08/26/2018 at 16:48 •
It's been a long time since the last update! Apologies. Life got in the way. But I've been making slow and steady progress. I got PCBs manufactured, updated and re-updated the design, moved to a 'better' pressure sensor amplifier and showcased the project in a fest. And of course, we finally have a logo!
Finally I'm at a point where I can manufacture 20 units and get them into the hands of makers in the coming weeks. The updated PCBs are on their way from China, and most components are in stock. The BOM comes up to around 65$ including shipping, so I'm planning to sell these kits for <100$.
The website will be up and alive soon. Look out for programmable-air.com. I want to spend time making tutorials next. I want to make it as easy as possible for people to get started with the kit.
05/02/2018 at 05:11 •
I'm looking into using an instrumentation amplifier like INA125 instead of LM10CN+HX711. The cheapest instrumentation amp I could find is 7$, a hefty 3$ more than the HX711+LM10CN setup. Multiply by three/four sensors per kit and that's 10$. not sure if math makes sense. Note that the resolution of data gathered does not matter for this decision(an instrumentation amp would use the Arduino's 10bit ADC vs the 24 bit ADC on HX711), because the data will be corrupted with enough noise that anything above 8 bit resolution should not matter.
I also decided to redesign the boards to be less than 100x50mm in size so that they can be easily manufactured in small batch runs from PCB manufacturers. 100x100mm panel size seems to be a universal cutoff for price variation(at least when it comes to hobby type boards). I utilized this avenue to add M3 mounting holes and standardize the berg stick connectors better.
After using the board for a bit, I realized that most applications call for less than three air channels and I was using the fourth channel almost exclusively for IO. So I put two buttons and a few neopixels on the master board using up the pins from the fourth channel. Now the slave boards can only dock to the bottom or sides of the master boards, and not to the top. The top has easily accessible power connection, USB, buttons and neopixels. I also added LEDs to indicate the state of the pumps and valves. And I put the pumps on analogWrite pins for the atmega328. This will allow me to easily control the pumping speed.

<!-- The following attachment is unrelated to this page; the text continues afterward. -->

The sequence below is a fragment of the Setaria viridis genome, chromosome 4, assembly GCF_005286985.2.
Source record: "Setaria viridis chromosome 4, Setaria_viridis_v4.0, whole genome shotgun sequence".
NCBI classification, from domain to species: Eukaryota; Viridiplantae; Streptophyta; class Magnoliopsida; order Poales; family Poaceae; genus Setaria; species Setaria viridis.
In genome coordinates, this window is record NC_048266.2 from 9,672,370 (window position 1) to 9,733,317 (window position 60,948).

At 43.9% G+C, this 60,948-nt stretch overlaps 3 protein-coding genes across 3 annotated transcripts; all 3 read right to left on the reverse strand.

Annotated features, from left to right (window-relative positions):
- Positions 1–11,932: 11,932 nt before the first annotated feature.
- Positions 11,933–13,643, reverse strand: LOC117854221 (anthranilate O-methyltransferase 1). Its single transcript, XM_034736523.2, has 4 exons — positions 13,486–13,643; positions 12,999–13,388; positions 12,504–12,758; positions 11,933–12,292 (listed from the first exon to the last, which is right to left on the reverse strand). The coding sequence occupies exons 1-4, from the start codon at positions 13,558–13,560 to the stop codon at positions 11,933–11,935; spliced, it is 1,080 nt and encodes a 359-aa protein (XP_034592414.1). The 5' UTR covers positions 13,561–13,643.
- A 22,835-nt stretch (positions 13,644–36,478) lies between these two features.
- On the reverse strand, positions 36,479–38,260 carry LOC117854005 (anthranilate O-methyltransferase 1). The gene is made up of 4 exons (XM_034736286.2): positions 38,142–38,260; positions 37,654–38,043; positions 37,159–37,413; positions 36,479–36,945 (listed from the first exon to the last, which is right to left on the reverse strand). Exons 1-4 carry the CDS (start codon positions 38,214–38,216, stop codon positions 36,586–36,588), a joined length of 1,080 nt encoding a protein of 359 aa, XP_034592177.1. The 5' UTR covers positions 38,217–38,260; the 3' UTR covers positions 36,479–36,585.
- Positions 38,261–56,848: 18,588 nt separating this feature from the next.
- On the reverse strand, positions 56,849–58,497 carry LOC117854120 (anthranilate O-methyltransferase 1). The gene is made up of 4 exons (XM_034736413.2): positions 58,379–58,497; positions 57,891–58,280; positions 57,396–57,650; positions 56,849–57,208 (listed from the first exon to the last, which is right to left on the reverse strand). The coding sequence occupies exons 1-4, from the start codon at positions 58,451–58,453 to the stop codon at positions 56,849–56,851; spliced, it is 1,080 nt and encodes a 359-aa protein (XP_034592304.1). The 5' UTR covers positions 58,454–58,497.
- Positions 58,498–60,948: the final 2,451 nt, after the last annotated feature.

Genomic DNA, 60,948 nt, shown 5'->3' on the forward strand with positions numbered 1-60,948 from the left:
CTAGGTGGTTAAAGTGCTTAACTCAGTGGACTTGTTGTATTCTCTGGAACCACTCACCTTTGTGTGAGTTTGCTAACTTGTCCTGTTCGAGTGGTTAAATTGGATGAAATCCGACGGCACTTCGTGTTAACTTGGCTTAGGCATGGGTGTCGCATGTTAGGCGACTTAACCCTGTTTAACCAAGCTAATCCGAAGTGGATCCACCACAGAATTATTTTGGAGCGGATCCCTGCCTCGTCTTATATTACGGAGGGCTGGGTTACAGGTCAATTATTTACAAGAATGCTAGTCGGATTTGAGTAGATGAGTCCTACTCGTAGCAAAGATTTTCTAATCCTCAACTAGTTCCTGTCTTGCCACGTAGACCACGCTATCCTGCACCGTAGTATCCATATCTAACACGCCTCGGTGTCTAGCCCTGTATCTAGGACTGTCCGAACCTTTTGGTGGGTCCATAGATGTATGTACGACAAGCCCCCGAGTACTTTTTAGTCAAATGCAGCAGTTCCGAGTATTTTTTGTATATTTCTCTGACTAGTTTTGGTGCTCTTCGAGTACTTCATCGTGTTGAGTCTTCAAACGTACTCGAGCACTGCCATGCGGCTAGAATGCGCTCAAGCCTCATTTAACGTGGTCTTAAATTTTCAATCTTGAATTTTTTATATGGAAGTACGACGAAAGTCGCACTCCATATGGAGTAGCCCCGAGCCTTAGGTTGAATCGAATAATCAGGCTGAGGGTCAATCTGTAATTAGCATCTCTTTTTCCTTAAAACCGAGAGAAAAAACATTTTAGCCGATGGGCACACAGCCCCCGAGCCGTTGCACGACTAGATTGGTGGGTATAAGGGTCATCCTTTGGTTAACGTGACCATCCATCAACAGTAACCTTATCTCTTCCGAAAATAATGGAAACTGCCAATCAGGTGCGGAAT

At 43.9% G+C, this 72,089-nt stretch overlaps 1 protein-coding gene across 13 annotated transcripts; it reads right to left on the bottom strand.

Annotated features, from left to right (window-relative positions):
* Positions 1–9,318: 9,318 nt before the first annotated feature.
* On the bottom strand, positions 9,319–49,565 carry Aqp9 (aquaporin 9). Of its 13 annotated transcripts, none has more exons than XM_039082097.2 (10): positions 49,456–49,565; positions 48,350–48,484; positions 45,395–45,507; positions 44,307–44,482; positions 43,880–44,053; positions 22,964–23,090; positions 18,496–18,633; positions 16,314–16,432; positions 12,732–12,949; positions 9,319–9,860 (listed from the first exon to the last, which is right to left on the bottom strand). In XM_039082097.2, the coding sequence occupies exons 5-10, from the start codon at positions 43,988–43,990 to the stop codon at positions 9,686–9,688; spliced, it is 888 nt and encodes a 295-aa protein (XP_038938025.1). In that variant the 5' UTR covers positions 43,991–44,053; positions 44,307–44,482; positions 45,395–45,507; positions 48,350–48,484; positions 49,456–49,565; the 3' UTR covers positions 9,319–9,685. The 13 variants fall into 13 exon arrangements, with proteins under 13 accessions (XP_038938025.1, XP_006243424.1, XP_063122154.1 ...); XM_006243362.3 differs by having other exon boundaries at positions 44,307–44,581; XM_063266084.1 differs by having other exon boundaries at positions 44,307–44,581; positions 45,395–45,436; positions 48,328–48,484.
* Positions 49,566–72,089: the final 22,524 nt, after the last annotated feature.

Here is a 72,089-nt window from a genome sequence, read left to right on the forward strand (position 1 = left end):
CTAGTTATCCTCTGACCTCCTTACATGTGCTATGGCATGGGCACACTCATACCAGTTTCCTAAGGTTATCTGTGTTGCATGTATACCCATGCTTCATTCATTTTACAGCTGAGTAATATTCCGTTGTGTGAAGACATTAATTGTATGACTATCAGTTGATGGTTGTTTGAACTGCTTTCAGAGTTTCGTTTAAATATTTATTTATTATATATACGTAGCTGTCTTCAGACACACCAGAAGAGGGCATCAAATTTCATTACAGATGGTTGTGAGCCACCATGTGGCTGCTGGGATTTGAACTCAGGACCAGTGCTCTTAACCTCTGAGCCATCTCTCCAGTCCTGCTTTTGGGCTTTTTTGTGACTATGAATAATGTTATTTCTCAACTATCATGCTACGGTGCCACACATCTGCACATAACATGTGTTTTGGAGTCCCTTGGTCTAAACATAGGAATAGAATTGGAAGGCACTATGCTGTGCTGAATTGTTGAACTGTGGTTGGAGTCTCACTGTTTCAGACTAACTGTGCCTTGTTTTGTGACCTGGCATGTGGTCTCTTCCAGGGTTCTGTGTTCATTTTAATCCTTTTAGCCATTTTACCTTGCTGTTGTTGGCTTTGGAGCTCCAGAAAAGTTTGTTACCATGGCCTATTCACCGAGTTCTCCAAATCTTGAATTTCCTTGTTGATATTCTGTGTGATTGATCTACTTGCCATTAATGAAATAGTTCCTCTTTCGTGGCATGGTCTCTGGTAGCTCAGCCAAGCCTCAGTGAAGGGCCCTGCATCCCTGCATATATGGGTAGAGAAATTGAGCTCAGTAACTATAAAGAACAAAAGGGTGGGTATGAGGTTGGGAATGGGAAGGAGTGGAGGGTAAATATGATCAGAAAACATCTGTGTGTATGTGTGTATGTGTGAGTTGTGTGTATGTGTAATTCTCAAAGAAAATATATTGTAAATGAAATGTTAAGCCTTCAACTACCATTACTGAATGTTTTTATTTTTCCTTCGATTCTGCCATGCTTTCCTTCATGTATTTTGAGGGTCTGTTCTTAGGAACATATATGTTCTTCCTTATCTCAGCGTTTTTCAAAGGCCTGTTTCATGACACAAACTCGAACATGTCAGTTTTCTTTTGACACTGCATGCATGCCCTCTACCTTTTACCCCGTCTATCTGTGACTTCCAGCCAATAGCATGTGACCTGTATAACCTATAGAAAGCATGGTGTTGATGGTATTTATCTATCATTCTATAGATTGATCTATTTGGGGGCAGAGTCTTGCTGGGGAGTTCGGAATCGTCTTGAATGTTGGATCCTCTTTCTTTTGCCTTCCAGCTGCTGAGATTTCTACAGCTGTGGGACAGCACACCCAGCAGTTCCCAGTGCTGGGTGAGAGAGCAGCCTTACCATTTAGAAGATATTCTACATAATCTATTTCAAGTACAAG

As an additional fun challenge, I decided to only use curved angles in the PCB traces. I think the PCBs came out looking rather sharp. On the practical side, since I manufacture PCBs with a CNC the lack of sharp corners translates to quieter, less jerky operation while manufacturing.
Working with Balloons - Case for flow meter
Programmable Air gets feedback from a pressure sensor. This is because I was following an unwritten intuition that the pressure inside an inflatable is proportional to the volume of air pumped in. Boy! is that intuition wrong! For rubber inflatables like latex balloons or thin walled silicone the pressure initially increases with the air flow but then starts decreasing. The balloon is more of a flow driven device than a pressure driven device. To control something like this a flow meter makes much more sense. The initial case against a flow meter was because of leaks. It makes sense to have a flow sensor to use in conjunction with a pressure sensor as well. I'm on the lookout for a cheap flow sensor.
Result: Flow sensors are too expensive! Like 80$ for a cheap one. Not even gonna think about using it for a while.
04/22/2018 at 00:45 •
I'm still having issues with the 2SMPP03 pressure sensor. But I went ahead and used the motors and valves to make some simple projects.
Basic pick and place:
Universal Vacuum Gripper
The next step is to use an instrumentation op-amp or HX711 to get pressure readings from SMPP-03.
04/22/2018 at 00:40 •
v0.1 PCB design
Used Aiyima pumps and nano on master board. The slave board has pressure sensor and three two way valves. Upto four slave boards can attach to a single master board, as shown in mock-up below.
Learnings from design and manufacture:
The rated current for DC motors can differ highly from the actual current consumed. While the motors are rated at 350mA, a 0.8A transistor blew up while trying to supply enough current to it. This could be because of high stall/startup current. v0.11 will have TIP120 or FET rated to at least 2A. The valves are rated at 0.11A so, using a 2222 transistor seems like a safe bet because they can handle peak currents of up to 0.8A(a 7x margin). Because these are much cheaper than TIP120, it makes sense to use them.
As a result of design oversight, the was no 5V power connection from master to slave board. While 12V input to slave board can be converted to a clean 5V with a relatively cheap regulator, v0.11 will have power connections for 5V as well. Added filter capacitors to all power rails in v0.11.
I manufactured the PCBs in an OtherMill CNC. It is the fastest way I have found to do small run quick prototypes. Designing for OtherMill manufacture is a completely different game than designing for production from a PCB fab house. Particularly, OtherMill PCBs are constrained to maximum two layers and vias are not plated. Also the tolerances have to be relaxed to allow for easier production. All in all this means you have to be a lot smarter, using minimum number of vias and distributing your components further out.